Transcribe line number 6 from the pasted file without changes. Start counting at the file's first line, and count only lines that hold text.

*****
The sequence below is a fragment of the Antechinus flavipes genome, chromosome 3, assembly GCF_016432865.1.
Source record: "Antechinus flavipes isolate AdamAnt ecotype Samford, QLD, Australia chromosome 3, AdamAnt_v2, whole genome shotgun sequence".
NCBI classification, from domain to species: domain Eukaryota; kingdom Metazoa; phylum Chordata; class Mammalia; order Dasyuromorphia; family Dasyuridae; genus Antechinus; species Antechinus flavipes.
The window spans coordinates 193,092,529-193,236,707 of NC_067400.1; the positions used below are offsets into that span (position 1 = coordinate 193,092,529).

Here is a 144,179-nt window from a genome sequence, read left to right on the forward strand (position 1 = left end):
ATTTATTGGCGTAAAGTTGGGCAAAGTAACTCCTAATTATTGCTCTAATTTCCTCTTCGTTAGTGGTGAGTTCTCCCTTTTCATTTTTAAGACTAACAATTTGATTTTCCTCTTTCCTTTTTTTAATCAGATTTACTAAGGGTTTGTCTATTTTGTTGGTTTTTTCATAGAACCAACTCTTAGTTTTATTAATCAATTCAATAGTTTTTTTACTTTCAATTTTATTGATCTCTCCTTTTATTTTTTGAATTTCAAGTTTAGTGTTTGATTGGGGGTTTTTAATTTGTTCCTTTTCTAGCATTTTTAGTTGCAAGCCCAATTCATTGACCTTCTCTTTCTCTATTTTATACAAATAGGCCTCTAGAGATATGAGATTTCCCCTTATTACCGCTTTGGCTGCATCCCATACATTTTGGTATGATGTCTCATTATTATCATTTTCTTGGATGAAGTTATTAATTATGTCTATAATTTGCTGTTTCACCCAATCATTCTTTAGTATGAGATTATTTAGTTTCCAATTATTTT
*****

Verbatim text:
ATTTATTGGCGTAAAGTTGGGCAAAGTAACTCCTAATTATTGCTCTAATTTCCTCTTCGTTAGTGGTGAGTTCTCCCTTTTCATTTTTAAGACTAACAATTTGATTTTCCTCTTTCCTTTTTTTAATCAGATTTACTAAGGGTTTGTCTATTTTGTTGGTTTTTTCATAGAACCAACTCTTAGTTTTATTAATCAATTCAATAGTTTTTTTACTTTCAATTTTATTGATCTCTCCTTTTATTTTTTGAATTTCAAGTTTAGTGTTTGATTGGGGGTTTTTAATTTGTTCCTTTTCTAGCATTTTTAGTTGCAAGCCCAATTCATTGACCTTCTCTTTCTCTATTTTATACAAATAGGCCTCTAGAGATATGAGATTTCCCCTTATTACCGCTTTGGCTGCATCCCATACATTTTGGTATGATGTCTCATTATTATCATTTTCTTGGATGAAGTTATTAATTATGTCTATAATTTGCTGTTTCACCCAATCATTCTTTAGTATGAGATTATTTAGTTTCCAATTATTTT